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Hospitality food-and-beverage programs are evolving with new diet and consumer product trends. Here’s a look at a few of those.

Primary Category: Opinions

Secondary Categories: Food and Beverage

Plant-based, hyper-local and gut-friendly are buzzwords that represent today's food-and-beverage market.

The Impossible Burger that I had at a Phoenix Suns game last month was pretty good for a meat-eating guy like myself. Artisan bakers, craft brewers, healthy hydration (think creative water bars with infused fruits and herbs) and power breakfasts are trending. The ideal “power” breakfast can include cereals focused on digestive health with probiotics or probiotic power bars with chia seeds. These concepts were not on the drawing boards until recently. According to Molly Sinclair, assistant corporate marketing manager at RAR Hospitality, “vegan and vegetarian food are trends (that) are not going away, and hotels are missing out if they do not offer these options.”

“Some hot new foods focus on fresh organic grains and proteins like lentil quinoa bowls or black bean burgers. Bowls in general are popular, especially Hawaiian poke. Breakfast options are getting more intricate with enormous variations of avocado toast, unique eggs Benedict and fusion of Asian and Hispanic influences. There is more focus on the presentation and photogenic quality of a special with the growing Instagram ‘wow’ factor around the world,” Sinclair added.

Yes, food trends are changing rapidly and hotels must keep up with the pace.

Wellness-focused foods
Tom Brady offers some great recipes in his book, “The TB-12 Method,” with fresh, organic and locally grown vegetables and fruits, fewer carbs and relatively smaller portions of protein. Brady, appearing in this year’s Super Bowl, is clearly an outlier in terms of his health and fitness.

Wellness kitchens are another trend. Fresh fruits and vegetables, not processed foods, healthier snacks for breaks and much of what Brady has talked about has blurred the line between food trends and wellness trends. We all have a general idea of what we should or should not eat but just look at America—we need to change and hotels can differentiate offerings by helping guests achieve a better approach to eating and wellness in general.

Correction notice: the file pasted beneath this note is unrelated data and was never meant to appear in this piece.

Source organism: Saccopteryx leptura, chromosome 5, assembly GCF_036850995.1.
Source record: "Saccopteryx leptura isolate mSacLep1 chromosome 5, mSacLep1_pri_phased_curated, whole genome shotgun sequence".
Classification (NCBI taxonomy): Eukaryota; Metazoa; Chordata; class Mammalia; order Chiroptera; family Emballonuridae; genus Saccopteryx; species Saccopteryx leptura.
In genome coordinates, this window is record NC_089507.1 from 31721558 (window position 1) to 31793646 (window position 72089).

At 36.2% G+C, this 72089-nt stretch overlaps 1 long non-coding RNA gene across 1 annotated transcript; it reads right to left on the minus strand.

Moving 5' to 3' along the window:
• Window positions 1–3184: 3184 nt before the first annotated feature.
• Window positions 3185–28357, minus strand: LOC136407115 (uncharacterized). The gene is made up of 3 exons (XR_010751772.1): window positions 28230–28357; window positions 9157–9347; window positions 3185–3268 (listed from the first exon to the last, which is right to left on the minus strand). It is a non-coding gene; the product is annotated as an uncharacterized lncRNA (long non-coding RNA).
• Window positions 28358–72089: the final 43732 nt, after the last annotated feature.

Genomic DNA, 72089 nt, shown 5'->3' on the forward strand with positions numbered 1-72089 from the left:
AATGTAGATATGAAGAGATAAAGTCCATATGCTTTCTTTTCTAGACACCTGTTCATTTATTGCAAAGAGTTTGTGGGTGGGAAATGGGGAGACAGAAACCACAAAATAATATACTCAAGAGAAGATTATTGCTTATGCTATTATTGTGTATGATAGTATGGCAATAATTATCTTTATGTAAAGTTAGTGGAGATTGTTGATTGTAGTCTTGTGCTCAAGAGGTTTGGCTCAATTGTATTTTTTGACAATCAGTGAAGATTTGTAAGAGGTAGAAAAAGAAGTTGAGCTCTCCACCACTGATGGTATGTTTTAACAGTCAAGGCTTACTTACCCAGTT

Cannabis, keto and other trendy diets
Now that it's legal in 30 states, food companies are beginning to experiment with CBD oil (listed in my top 10 trends for 2019), a non-psychoactive extraction from the marijuana plant. Though it doesn't get you high, early research shows that it has the potential to help curb addictions and reduce anxiety and stress. Whole Foods reports that they'll begin selling more and more products infused with CBD oil, as well as products made from hemp seeds, a sister to CBD oil.

Companies like Whole Foods focus on the fact that keto, paleo and grain-free diets continue to gain popularity. The demand for dairy-, animal- and grain-free healthy fat sources has continued to rise. According to Whole Foods, that means alternative fat sources will start to boom in 2019, especially MCT oil (a type of oil extracted from coconut oil) and ghee, a clarified butter that has been used in southeast Asian cooking and Ayurvedic medicine for thousands of years.

“Options that allow people to go more plant-based without becoming totally vegan or vegetarian is a trend that is gaining more momentum,” according to Patricia Bannan, RDN, who is in private practice in Los Angeles.

“The mushroom-and-meat blended burger has really taken off, and continues to grow across the board at the restaurant, retail and consumer levels. This burger has an improved nutritional profile and even more of the brothy, rich, meaty umami flavor compared with a traditional burger,” Bannan said.

Stimulate heath through design, experiences
What is the takeaway for hotel F&B? Make sure guests feel like they are eating in an environment where foods are both tasty and healthy. Guests should feel like they are smarter for dining at your hotel in addition to venturing out into the market area. Most importantly, guests should feel a combination of warmth, pleasing design, Instagrammable moments, tasty cuisine and a feeling that they ate healthy.

Couple those experiences with great service, and hotel F&B will provide profitable returns.

Robert A. Rauch, CHA is an internationally-recognized hotelier, Hotel Guru, CEO and founder of RAR Hospitality, a leading hospitality management and consulting firm based in San Diego. Rauch has over 35 years of hospitality-related management experience in all facets of the industry.

The opinions expressed in this column do not necessarily reflect the opinions of Hotel News Now or its parent company, STR and its affiliated companies. Bloggers published on this site are given the freedom to express views that may be controversial, but our goal is to provoke thought and constructive discussion within our reader community. Please feel free to comment or contact an editor with any questions or concerns.

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